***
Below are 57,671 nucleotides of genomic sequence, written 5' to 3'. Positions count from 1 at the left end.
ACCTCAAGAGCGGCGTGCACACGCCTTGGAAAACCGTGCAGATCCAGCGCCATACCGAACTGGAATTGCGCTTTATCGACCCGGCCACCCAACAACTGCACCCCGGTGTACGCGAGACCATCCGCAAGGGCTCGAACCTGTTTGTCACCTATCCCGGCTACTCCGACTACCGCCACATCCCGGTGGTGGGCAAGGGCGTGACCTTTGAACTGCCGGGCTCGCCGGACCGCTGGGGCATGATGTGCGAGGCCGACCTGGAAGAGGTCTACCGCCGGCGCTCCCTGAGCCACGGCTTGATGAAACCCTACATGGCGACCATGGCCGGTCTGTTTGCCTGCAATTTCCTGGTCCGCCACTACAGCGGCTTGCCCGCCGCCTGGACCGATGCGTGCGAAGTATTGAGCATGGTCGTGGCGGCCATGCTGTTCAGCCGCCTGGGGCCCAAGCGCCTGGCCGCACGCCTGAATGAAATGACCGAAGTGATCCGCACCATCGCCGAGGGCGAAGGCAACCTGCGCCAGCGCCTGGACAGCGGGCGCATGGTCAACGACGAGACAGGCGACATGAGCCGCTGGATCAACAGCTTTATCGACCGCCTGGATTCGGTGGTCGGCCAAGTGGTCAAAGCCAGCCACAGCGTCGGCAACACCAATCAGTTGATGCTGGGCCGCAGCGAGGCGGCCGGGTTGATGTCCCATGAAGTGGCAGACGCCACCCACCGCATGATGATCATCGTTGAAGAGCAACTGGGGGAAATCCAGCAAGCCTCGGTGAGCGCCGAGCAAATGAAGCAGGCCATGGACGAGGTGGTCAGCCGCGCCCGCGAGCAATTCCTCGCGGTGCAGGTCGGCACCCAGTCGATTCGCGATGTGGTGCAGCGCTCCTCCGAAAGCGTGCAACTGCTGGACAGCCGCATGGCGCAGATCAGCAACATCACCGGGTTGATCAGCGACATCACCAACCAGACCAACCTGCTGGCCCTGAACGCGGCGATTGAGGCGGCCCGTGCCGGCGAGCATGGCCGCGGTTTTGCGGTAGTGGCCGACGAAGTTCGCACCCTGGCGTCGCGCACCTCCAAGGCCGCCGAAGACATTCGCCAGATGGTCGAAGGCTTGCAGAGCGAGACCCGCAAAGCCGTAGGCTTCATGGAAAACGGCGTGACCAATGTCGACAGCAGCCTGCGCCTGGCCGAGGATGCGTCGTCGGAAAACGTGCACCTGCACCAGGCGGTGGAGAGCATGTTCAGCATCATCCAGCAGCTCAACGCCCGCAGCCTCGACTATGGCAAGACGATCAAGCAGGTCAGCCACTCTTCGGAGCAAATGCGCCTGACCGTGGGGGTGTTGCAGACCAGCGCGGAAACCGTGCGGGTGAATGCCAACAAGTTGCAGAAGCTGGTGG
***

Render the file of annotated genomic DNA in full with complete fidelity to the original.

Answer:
Below are 57,671 nucleotides of genomic sequence, written 5' to 3'. Positions count from 1 at the left end.
ACCTCAAGAGCGGCGTGCACACGCCTTGGAAAACCGTGCAGATCCAGCGCCATACCGAACTGGAATTGCGCTTTATCGACCCGGCCACCCAACAACTGCACCCCGGTGTACGCGAGACCATCCGCAAGGGCTCGAACCTGTTTGTCACCTATCCCGGCTACTCCGACTACCGCCACATCCCGGTGGTGGGCAAGGGCGTGACCTTTGAACTGCCGGGCTCGCCGGACCGCTGGGGCATGATGTGCGAGGCCGACCTGGAAGAGGTCTACCGCCGGCGCTCCCTGAGCCACGGCTTGATGAAACCCTACATGGCGACCATGGCCGGTCTGTTTGCCTGCAATTTCCTGGTCCGCCACTACAGCGGCTTGCCCGCCGCCTGGACCGATGCGTGCGAAGTATTGAGCATGGTCGTGGCGGCCATGCTGTTCAGCCGCCTGGGGCCCAAGCGCCTGGCCGCACGCCTGAATGAAATGACCGAAGTGATCCGCACCATCGCCGAGGGCGAAGGCAACCTGCGCCAGCGCCTGGACAGCGGGCGCATGGTCAACGACGAGACAGGCGACATGAGCCGCTGGATCAACAGCTTTATCGACCGCCTGGATTCGGTGGTCGGCCAAGTGGTCAAAGCCAGCCACAGCGTCGGCAACACCAATCAGTTGATGCTGGGCCGCAGCGAGGCGGCCGGGTTGATGTCCCATGAAGTGGCAGACGCCACCCACCGCATGATGATCATCGTTGAAGAGCAACTGGGGGAAATCCAGCAAGCCTCGGTGAGCGCCGAGCAAATGAAGCAGGCCATGGACGAGGTGGTCAGCCGCGCCCGCGAGCAATTCCTCGCGGTGCAGGTCGGCACCCAGTCGATTCGCGATGTGGTGCAGCGCTCCTCCGAAAGCGTGCAACTGCTGGACAGCCGCATGGCGCAGATCAGCAACATCACCGGGTTGATCAGCGACATCACCAACCAGACCAACCTGCTGGCCCTGAACGCGGCGATTGAGGCGGCCCGTGCCGGCGAGCATGGCCGCGGTTTTGCGGTAGTGGCCGACGAAGTTCGCACCCTGGCGTCGCGCACCTCCAAGGCCGCCGAAGACATTCGCCAGATGGTCGAAGGCTTGCAGAGCGAGACCCGCAAAGCCGTAGGCTTCATGGAAAACGGCGTGACCAATGTCGACAGCAGCCTGCGCCTGGCCGAGGATGCGTCGTCGGAAAACGTGCACCTGCACCAGGCGGTGGAGAGCATGTTCAGCATCATCCAGCAGCTCAACGCCCGCAGCCTCGACTATGGCAAGACGATCAAGCAGGTCAGCCACTCTTCGGAGCAAATGCGCCTGACCGTGGGGGTGTTGCAGACCAGCGCGGAAACCGTGCGGGTGAATGCCAACAAGTTGCAGAAGCTGGTGG